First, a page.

Review: Van Dyck In Sicily @ Dulwich Picture Gallery

By Harry Urgent Last edited 72 months ago
Review: Van Dyck In Sicily @ Dulwich Picture Gallery

Four years in planning, the research for this intriguing exhibition involved curator Xavier Saloman traveling by boat from Genoa to Palermo, almost 500 years after Van Dyck took this very same route to Sicily.

While on the island, the artist was to complete not only the major commission that took him there, but at least 16 other works that have survived to be shown here. An outbreak of bubonic plague kept Sicily in quarantine for that extended residency, during which time the main subject, Viceroy Emanuel Filiberto, grandson of Philip II of Spain, succumbed to the disease.

A court portrait is accompanied by the actual tournament armour worn by Emanuel in the painting that forms the centrepiece of the first room, a made-to-measure metal suit fashioned for him aged 18, a "bespoke Ferrari of the time" as the curator infers. Except in the painting he is a mature adult, too large for such a small garniture. Van Dyck has applied artistic necessity by blending a posed portrait of the Viceroy with an enlarged still life of the armour imposed upon the figure, using a 17th century equivalent of digital retouching. Curiously the horseless subject sports the jousting chestpiece, while the combat version is also on display alongside, both bearing the unknown Turin master craftsman’s mark of engraved castles. It is a joy to see that most rarefied of juxtapositions, the artwork and the original costume displayed alongside each other, reunited after half a millennium.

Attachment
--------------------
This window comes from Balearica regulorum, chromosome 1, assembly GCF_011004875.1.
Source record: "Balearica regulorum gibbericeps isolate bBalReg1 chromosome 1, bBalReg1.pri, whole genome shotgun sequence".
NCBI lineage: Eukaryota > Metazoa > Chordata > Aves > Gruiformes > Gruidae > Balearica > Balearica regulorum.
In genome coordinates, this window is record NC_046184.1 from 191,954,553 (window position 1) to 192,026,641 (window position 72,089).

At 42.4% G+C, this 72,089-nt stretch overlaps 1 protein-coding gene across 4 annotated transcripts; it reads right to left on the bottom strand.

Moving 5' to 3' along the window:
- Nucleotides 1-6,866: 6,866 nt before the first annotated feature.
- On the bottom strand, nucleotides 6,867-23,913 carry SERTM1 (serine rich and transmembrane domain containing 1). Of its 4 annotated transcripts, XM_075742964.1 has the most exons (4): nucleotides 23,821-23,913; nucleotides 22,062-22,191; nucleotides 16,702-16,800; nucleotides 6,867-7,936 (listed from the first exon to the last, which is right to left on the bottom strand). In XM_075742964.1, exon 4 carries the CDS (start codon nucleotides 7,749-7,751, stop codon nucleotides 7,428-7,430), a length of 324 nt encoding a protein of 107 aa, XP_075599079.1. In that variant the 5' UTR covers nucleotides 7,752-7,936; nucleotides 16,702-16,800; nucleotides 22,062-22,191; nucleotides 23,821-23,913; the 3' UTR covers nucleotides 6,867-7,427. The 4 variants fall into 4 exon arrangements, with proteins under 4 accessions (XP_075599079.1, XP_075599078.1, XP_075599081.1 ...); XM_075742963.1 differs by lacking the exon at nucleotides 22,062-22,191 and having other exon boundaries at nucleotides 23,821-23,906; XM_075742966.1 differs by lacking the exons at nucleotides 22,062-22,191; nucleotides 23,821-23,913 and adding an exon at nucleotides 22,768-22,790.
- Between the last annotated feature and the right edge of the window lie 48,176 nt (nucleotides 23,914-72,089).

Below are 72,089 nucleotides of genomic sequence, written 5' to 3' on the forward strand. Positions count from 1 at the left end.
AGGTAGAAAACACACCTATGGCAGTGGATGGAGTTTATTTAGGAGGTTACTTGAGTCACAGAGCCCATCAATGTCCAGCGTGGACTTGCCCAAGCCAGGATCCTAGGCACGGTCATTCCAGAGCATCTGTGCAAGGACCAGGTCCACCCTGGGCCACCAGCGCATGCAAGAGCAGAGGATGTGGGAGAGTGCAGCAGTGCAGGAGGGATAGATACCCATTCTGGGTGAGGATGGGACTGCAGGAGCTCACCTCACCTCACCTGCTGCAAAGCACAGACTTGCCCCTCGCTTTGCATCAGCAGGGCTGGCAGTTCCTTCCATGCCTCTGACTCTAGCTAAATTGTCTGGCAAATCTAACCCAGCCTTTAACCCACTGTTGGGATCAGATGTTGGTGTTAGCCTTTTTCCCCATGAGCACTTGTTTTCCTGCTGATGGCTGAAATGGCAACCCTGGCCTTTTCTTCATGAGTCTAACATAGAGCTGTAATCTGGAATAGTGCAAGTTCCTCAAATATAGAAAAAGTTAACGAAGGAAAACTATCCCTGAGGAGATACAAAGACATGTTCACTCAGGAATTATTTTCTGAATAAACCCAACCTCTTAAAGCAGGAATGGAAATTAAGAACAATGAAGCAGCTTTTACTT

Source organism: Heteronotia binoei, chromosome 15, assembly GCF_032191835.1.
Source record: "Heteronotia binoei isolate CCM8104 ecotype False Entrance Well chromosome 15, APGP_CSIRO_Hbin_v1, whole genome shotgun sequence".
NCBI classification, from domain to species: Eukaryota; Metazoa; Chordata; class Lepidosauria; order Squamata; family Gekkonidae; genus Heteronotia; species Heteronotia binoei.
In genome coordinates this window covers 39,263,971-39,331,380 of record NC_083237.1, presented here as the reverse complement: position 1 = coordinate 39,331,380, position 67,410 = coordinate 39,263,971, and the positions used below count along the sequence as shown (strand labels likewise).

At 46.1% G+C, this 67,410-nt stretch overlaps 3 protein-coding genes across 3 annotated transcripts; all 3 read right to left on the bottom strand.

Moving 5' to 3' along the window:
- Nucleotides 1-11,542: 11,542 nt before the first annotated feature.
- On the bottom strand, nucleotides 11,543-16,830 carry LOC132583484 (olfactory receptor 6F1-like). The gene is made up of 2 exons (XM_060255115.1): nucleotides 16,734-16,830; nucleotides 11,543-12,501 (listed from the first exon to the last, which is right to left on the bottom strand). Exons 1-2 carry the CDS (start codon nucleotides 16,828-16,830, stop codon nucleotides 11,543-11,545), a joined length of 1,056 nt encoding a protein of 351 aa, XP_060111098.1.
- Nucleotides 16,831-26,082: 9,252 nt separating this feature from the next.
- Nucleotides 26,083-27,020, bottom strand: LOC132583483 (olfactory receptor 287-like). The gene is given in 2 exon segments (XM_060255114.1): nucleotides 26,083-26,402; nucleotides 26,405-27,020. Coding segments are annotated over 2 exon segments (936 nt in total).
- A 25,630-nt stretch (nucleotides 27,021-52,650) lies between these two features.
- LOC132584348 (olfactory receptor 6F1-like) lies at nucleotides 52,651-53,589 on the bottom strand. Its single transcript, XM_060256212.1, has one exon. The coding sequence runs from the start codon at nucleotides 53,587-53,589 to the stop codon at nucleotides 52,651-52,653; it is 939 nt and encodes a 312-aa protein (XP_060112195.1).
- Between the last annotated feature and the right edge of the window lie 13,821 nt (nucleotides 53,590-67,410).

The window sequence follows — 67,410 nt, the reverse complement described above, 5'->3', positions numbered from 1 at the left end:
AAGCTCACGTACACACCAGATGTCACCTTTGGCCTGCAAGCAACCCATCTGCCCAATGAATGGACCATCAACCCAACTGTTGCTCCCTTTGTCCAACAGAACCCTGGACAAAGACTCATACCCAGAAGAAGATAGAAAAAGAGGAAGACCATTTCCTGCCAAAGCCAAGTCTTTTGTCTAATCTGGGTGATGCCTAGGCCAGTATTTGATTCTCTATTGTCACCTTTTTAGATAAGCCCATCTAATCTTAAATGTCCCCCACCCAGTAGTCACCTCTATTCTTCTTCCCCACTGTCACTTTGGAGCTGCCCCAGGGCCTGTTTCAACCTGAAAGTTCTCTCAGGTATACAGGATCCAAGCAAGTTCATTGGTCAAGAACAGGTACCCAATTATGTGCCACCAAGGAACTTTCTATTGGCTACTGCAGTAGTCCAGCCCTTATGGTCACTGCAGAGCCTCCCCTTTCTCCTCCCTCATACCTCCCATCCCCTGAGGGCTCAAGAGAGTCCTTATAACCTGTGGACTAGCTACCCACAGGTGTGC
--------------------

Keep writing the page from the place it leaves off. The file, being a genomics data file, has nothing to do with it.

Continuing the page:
Constructed realities run as theme throughout this show with a fragment of a much larger canvas cut down to a single portrait and an x-ray of a self-portrait revealing an original figure in the elegant catalogue.

There are multiple versions of St Rosalia, posed above the city, seeking a panacea for the plague, commissioned by the Senate of Palermo, one wonders if as variations of public information.

Van Dyck in Sicily: Painting and the Plague runs at Dulwich Picture Gallery until 27 May. Gallery and exhibition £8, Seniors £7, Concessions £3. Free entry for Children and Friends of Dulwich Picture Gallery.

Image: Maestro del Castello de Tre Torri, Armour of Emanuele Filiberto of Savoy, c. 1606, etched steel, partly gilt, Armeria Real, Madrid © Patrimonio Nacional

By Harry Urgent

Last Updated 15 February 2012